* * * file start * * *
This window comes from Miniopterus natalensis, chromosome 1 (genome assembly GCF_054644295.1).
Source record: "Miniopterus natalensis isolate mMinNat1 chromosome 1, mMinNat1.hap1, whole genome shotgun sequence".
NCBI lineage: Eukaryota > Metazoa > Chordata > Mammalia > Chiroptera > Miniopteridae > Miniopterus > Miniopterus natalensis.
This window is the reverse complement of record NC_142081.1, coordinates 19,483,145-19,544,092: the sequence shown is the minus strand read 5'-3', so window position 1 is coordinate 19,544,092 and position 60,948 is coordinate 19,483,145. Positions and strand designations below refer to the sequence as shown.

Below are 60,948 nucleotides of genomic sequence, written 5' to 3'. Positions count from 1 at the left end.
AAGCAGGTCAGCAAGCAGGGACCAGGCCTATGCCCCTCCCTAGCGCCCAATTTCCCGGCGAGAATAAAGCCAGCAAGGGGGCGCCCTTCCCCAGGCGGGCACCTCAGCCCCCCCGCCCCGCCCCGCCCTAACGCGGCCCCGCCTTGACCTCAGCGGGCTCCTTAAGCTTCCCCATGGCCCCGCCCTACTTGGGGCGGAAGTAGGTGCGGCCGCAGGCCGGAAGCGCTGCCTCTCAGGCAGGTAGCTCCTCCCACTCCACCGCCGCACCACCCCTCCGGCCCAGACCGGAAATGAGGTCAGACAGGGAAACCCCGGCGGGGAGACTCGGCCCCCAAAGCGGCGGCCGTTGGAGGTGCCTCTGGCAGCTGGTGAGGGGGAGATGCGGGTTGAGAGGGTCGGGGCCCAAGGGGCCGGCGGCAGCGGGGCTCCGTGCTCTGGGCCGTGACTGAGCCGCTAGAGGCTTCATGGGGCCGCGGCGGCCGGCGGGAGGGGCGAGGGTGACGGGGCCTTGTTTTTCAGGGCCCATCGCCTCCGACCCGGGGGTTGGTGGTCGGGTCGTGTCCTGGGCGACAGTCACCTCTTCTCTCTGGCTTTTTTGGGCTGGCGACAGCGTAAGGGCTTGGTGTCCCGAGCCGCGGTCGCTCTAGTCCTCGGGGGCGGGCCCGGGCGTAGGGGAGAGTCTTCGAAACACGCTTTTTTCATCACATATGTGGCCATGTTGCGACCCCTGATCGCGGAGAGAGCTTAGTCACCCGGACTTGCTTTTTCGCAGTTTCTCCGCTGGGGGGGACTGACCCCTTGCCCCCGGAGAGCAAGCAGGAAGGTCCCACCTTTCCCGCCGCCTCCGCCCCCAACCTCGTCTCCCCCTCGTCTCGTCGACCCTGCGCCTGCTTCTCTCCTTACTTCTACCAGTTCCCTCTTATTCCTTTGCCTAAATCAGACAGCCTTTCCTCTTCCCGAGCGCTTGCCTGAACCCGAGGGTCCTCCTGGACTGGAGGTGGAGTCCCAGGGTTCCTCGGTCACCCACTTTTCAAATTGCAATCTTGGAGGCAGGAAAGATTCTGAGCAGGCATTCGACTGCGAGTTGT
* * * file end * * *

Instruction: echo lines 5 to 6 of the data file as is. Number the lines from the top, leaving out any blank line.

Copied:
Below are 60,948 nucleotides of genomic sequence, written 5' to 3'. Positions count from 1 at the left end.
AAGCAGGTCAGCAAGCAGGGACCAGGCCTATGCCCCTCCCTAGCGCCCAATTTCCCGGCGAGAATAAAGCCAGCAAGGGGGCGCCCTTCCCCAGGCGGGCACCTCAGCCCCCCCGCCCCGCCCCGCCCTAACGCGGCCCCGCCTTGACCTCAGCGGGCTCCTTAAGCTTCCCCATGGCCCCGCCCTACTTGGGGCGGAAGTAGGTGCGGCCGCAGGCCGGAAGCGCTGCCTCTCAGGCAGGTAGCTCCTCCCACTCCACCGCCGCACCACCCCTCCGGCCCAGACCGGAAATGAGGTCAGACAGGGAAACCCCGGCGGGGAGACTCGGCCCCCAAAGCGGCGGCCGTTGGAGGTGCCTCTGGCAGCTGGTGAGGGGGAGATGCGGGTTGAGAGGGTCGGGGCCCAAGGGGCCGGCGGCAGCGGGGCTCCGTGCTCTGGGCCGTGACTGAGCCGCTAGAGGCTTCATGGGGCCGCGGCGGCCGGCGGGAGGGGCGAGGGTGACGGGGCCTTGTTTTTCAGGGCCCATCGCCTCCGACCCGGGGGTTGGTGGTCGGGTCGTGTCCTGGGCGACAGTCACCTCTTCTCTCTGGCTTTTTTGGGCTGGCGACAGCGTAAGGGCTTGGTGTCCCGAGCCGCGGTCGCTCTAGTCCTCGGGGGCGGGCCCGGGCGTAGGGGAGAGTCTTCGAAACACGCTTTTTTCATCACATATGTGGCCATGTTGCGACCCCTGATCGCGGAGAGAGCTTAGTCACCCGGACTTGCTTTTTCGCAGTTTCTCCGCTGGGGGGGACTGACCCCTTGCCCCCGGAGAGCAAGCAGGAAGGTCCCACCTTTCCCGCCGCCTCCGCCCCCAACCTCGTCTCCCCCTCGTCTCGTCGACCCTGCGCCTGCTTCTCTCCTTACTTCTACCAGTTCCCTCTTATTCCTTTGCCTAAATCAGACAGCCTTTCCTCTTCCCGAGCGCTTGCCTGAACCCGAGGGTCCTCCTGGACTGGAGGTGGAGTCCCAGGGTTCCTCGGTCACCCACTTTTCAAATTGCAATCTTGGAGGCAGGAAAGATTCTGAGCAGGCATTCGACTGCGAGTTGT